Reality: You must softproof your photos before printing to get accurate colors. Monitor calibration is only the first step of softproofing. You must also ideally use a monitor which benefits from calibration. Not all monitors are created equal.
- Myth: You can share .ICC profiles with others who have the same brand of monitor.
Reality: An .ICC profile are specific to a monitor and hence there is no benefit from sharing it. The ability of a monitor to display colors deteriorates as it ages, so each monitor is unique.
- Myth: You can use the sRGB .ICC profile for your monitor
Reality: sRGB is a generic profile which is attached to images. It cannot be used for your monitor.
- Myth: You can achieve 100% color accuracy in your prints after calibration.
Reality: Even after you calibrate your monitor and soft proof your images before printing, you may not achieve 100% color accuracy. A good printer can achieve close to 90% accuracy. This is because of shortcomings in the devices. Your monitor should have a very large color gamut to reproduce colors accurately. Your printer should be of very high quality too. Inkjet printers produce colors by mixing cyan, magenta, yellow and black ink. Expensive printers have more shades of black to achieve a higher degree of accuracy. Unfortunately, commercial printing labs tend to use a different technology called Laser Chromogenic (Digital RA-4) or Dye Sub which is prone to color inaccuracies. These devices are cost effective but not of very high quality. Some printers use non-OEM ink in the printer which also reduces the accuracy of colors.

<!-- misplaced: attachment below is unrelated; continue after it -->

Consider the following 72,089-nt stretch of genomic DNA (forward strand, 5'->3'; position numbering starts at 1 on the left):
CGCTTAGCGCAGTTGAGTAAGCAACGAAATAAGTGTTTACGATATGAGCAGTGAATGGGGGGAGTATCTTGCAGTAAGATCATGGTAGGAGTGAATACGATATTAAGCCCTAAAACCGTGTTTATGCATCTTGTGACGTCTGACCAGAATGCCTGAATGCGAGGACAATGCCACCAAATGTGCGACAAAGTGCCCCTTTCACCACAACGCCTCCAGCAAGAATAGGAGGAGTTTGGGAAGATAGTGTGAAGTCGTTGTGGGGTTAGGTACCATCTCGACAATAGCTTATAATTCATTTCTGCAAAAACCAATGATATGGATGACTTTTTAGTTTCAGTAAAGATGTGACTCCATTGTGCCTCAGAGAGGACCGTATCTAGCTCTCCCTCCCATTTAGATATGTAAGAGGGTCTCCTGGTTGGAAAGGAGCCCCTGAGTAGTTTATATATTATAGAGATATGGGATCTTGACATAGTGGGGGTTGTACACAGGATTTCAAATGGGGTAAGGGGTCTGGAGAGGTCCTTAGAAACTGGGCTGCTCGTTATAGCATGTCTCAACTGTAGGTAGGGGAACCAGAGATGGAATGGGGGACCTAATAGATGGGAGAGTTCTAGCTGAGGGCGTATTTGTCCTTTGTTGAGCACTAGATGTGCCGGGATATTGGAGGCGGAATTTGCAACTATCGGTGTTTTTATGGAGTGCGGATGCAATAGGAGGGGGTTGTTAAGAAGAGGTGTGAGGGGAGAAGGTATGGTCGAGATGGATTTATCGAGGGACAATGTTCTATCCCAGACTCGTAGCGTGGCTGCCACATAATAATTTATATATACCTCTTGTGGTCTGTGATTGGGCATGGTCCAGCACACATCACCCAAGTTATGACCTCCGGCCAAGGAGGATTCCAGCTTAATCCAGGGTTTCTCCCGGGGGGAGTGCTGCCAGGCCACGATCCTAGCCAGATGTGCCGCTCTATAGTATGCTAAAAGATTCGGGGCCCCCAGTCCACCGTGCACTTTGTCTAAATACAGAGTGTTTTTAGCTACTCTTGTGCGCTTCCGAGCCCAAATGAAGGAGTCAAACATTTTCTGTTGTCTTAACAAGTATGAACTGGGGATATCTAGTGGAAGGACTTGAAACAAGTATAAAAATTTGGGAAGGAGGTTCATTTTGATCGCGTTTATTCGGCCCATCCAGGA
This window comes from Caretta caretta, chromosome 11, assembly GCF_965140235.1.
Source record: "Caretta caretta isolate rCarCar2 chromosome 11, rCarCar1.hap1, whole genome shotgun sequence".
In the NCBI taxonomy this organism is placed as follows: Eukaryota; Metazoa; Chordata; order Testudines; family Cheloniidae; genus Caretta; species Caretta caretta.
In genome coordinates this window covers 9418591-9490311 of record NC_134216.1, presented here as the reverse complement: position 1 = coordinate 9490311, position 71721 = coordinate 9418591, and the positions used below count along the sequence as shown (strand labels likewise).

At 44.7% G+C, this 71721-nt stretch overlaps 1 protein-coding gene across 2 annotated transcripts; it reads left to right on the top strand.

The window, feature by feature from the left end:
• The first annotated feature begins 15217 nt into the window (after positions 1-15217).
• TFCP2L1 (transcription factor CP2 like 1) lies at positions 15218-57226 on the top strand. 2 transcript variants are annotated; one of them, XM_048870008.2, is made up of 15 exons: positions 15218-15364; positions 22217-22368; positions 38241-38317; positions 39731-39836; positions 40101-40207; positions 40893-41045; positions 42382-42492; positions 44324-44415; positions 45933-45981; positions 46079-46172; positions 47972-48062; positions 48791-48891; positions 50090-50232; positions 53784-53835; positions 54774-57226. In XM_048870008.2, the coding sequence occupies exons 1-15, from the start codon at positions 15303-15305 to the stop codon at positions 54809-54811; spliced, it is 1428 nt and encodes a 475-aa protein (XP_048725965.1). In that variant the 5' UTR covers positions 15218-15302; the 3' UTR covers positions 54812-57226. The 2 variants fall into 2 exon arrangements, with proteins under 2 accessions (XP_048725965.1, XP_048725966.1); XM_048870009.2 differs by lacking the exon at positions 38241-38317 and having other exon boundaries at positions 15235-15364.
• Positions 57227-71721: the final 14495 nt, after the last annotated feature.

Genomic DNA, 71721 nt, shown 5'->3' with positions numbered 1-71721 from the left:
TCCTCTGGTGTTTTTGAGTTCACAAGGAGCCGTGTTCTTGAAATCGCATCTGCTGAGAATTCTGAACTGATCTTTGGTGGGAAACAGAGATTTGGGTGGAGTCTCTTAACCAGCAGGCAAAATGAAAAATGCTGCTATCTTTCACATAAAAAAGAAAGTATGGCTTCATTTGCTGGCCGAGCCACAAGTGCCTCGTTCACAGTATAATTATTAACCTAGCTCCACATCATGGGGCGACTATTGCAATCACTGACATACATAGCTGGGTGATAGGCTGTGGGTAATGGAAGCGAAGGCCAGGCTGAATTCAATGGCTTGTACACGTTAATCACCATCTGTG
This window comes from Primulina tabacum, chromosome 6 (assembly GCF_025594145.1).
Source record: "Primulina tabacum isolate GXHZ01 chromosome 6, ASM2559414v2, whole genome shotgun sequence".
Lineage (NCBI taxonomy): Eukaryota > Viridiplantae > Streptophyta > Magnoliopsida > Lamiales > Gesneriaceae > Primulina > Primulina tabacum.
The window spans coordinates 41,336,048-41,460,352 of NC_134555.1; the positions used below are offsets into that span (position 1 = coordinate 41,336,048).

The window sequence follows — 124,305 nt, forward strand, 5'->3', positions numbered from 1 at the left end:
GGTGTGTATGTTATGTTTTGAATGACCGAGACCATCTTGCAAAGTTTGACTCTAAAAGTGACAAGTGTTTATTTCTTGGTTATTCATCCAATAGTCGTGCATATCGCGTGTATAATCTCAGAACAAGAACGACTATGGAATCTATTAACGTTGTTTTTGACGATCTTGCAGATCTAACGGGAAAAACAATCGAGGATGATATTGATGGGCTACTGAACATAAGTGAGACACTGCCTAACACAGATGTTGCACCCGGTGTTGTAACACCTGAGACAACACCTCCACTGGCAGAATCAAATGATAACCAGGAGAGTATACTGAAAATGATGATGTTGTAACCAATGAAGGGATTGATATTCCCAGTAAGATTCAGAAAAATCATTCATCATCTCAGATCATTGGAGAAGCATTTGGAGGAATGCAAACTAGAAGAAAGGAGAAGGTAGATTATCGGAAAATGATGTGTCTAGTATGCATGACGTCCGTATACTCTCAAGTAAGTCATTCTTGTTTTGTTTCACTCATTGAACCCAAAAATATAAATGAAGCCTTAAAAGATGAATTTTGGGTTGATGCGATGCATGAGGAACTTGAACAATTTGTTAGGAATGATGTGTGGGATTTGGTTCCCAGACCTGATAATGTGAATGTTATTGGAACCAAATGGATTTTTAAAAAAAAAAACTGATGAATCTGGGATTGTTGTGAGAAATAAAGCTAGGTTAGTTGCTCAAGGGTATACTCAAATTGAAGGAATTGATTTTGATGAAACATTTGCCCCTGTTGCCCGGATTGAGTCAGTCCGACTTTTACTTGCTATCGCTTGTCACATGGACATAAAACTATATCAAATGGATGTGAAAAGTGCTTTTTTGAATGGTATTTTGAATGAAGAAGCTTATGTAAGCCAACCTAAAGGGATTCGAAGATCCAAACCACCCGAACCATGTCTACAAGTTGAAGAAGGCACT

Archival printing with a color managed workflow is a dark science. If you print outside in a lab, both your monitor and the printer’s monitor should be calibrated. That way, both of you are on the journey of the color managed workflow together. Unfortunately in India, most labs tweaks colors manually on a monitor that is matched exclusively to their printer. This method is error prone and person-dependent. For this reason, I do my own archival printing at home.
- Prnt Gallery. Address: 69, 9th Main Rd, 2nd Block, Jayanagar, Bengaluru, Karnataka 560011
- Photostop – Canvas Prints , Giclee Prints
I am available for consultation on archival printing and practical inputs on maintaining a color managed workflow. I have been doing my own archival printing since 2007.